As powerful space telescopes seek out Earth-like planets, and SETI radio telescopes listen for transmissions from aliens, physical evidence for intelligent extraterrestrials might be right in our backyard.
I'm not talking about flying saucers or oddball ancient artifacts attributed to visits by so-called "space gods," however. Instead, I'm looking for something as mundane as the pieces of interstellar probes that could have visited our solar system on numerous occasions over geologic time.
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If technological extraterrestrial civilizations are common in our galaxy, then they should have the wherewithal and curiosity to send robotic probes to other star systems. We already have five star-bound spacecraft destined to roam the galaxy forever: two Pioneer probes, a pair of Voyagers, and the New Horizons craft now speeding toward Pluto.
The aliens' motivations may be the same as ours; if we found an Earth-like world nearby, there would be an inevitable desire to send an unmanned craft to see what kinds of creatures are living there. We'd have a burning curiosity to behold how the power of biological evolution has played out among the stars.
Looking for alien "calling cards" in the solar system is not a new idea. It has been popularized in numerous science fiction stories and movies. In Arthur C. Clarke's 1951 short story The Sentinel, astronauts come upon an alien-built pyramid on the moon that remains inscrutable.
The authors propose that an alien probe may be as small as a car, but no bigger than a modest-sized house. (All of the reconnaissance photos here of lunar and Mars landers fit that scale.)
Certainly, for the propulsion demands of interstellar travel the less massive — hence smaller — the payload, the better. But finding it among our planets would be as difficult as finding a needle on a football field covered in three feet of hay, say the authors.
The researchers developed an equation that can be applied to a portion of the volume of the solar system and determine whether sufficient searching has been done to rule out any E.T. souvenirs.
They conclude: "Extraterrestrial artifacts may exist in the solar system without our knowledge simply because we have not yet searched sufficiently. The vastness of space implies that it will take some time before every nearby object can be considered devoid of (space probes)."
We are just beginning to take close-up look at other planets with enough sharpness to see small artifacts, if they are there.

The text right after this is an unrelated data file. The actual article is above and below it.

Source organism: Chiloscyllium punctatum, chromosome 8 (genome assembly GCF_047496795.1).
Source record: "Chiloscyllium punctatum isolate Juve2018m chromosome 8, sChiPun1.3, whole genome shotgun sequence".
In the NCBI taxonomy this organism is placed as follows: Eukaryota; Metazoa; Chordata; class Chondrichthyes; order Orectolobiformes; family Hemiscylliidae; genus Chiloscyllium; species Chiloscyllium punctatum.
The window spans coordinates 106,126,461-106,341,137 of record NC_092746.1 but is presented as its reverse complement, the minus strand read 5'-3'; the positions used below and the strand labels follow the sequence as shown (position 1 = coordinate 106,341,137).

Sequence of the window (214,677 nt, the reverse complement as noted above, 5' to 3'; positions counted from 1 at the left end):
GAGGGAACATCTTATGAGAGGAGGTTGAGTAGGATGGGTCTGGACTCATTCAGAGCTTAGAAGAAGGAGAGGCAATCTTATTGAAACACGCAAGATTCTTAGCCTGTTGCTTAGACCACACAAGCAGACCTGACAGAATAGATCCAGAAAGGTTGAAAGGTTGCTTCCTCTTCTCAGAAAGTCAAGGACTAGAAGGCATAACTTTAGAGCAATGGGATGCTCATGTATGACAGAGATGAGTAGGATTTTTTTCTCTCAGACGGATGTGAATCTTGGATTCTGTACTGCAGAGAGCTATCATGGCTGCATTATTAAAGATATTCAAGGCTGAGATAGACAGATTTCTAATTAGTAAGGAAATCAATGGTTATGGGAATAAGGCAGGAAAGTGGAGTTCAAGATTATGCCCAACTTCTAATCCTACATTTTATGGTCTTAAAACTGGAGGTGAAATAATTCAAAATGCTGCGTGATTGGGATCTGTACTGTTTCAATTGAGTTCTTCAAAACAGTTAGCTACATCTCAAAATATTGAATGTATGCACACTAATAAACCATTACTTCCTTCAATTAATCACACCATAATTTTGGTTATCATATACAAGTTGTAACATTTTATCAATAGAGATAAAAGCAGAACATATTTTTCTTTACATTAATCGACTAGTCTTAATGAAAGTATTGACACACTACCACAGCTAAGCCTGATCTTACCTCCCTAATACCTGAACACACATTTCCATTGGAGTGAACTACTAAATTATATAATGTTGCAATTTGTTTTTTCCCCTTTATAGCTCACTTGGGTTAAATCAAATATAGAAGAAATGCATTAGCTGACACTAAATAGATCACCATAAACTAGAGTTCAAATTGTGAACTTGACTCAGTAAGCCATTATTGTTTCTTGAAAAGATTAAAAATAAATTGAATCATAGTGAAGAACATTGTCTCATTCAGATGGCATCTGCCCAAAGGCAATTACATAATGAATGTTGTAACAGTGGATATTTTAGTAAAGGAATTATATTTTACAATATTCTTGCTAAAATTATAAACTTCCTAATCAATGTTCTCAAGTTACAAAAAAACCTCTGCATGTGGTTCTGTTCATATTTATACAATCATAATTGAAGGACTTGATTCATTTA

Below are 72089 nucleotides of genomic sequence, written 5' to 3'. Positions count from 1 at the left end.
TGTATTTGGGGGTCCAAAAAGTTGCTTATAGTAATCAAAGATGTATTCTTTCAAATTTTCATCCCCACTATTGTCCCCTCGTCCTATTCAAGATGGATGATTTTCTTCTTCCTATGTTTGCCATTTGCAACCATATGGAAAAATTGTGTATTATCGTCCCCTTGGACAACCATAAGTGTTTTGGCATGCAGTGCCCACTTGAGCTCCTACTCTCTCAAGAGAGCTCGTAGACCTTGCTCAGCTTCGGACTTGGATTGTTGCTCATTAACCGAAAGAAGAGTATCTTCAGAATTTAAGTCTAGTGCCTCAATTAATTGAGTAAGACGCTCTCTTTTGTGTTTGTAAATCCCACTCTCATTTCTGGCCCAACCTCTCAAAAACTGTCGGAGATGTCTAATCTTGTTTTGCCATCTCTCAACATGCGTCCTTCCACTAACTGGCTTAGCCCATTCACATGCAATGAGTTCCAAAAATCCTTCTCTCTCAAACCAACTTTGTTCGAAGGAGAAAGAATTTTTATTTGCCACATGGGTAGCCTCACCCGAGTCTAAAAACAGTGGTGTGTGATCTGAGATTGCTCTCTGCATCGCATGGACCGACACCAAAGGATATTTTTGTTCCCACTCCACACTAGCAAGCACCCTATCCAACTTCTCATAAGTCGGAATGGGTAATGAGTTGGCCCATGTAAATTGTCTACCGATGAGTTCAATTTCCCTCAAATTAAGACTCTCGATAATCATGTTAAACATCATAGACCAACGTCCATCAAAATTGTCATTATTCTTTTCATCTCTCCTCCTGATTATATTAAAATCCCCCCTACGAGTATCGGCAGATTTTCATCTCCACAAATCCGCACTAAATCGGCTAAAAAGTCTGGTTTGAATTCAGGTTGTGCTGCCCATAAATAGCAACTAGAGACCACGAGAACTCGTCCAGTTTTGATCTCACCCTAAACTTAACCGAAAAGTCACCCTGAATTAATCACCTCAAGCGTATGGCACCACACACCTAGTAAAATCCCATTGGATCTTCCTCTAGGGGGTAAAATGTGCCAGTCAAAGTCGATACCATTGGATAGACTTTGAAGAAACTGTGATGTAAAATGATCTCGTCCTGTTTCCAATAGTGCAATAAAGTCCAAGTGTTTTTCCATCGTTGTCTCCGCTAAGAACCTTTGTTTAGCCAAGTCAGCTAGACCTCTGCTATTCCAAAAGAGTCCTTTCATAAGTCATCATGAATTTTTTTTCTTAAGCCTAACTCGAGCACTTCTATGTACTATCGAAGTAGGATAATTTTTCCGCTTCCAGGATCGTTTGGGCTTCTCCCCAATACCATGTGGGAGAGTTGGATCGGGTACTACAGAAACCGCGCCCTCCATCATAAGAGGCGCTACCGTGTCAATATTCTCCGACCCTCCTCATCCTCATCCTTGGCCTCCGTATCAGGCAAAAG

Most promising is NASA’s Lunar Reconnaissance Orbiter (LRO), which is photo-mapping the moon down to a resolution of just 20 inches. The moon would offer a handy platform for an alien visitor to camp out and keep an eye on the Earth.
But it might be difficult to distinguish between a space probe and a rock. The LRO picture shown below is of the 14-foot wide Lunar Surveyor 6 lander. But its shadow simply look like it was cast from a tall boulder.
If an alien probe is still active it might be detected emitting heat. Or, it might have an unusual composition that would stick out in multispectral mineralogical mapping. The buried alien monolith in the sci-fi classic film "2001: A Space Odyssey" had an anomalous magnetic field. (As so do some locations on the moon!)
Mars is being photo-mapped to but not yet to the exquisite resolution of LRO. My fantasy would be to see something like the soon-to-be-launched Mars Science Lab, Curiosity, comes face-to-face with an alien robotic explorer camped out on Mars. The two robots gaze at each other as their artificial brains search for any algorithm that tells them how to proceed in the presence of another machine.
An extraterrestrial race that goes to the expense and complexity of dispatching a robotic emissary to visit here would face the risk of the probe being found, captured, dissembled, and put on museum display. Therefore, I think that any probe would be designed to be stealthy to ensure its long-term survival. Hiding out among the asteroids might be a good strategy.
What would the reaction of a mission science team be if something blatantly artificial-looking popped up in a routine photo survey of the moon, Mars or an asteroid? Would it be kept under wraps? Or would there be a new space race among countries to go salvage the artifact and bring it back to Earth? This would certainly bolster funding for solar system exploration!
But it would be as eerie as Robinson Crusoe finding Friday's footprint on the beach of a deserted island. We would at last know that we are not alone in the universe, but we would have no clue to the probe builders' identities, location in the galaxy — or any motives beyond simple curiosity.
Images: Top – NASA's Mars Phoenix lander as seen from orbit (NASA); Middle – The backshell of one of the Mars Exploration Rovers litters the Martian landscape (NASA); Bottom – The long shadow of the Surveyor lander on the moon (NASA).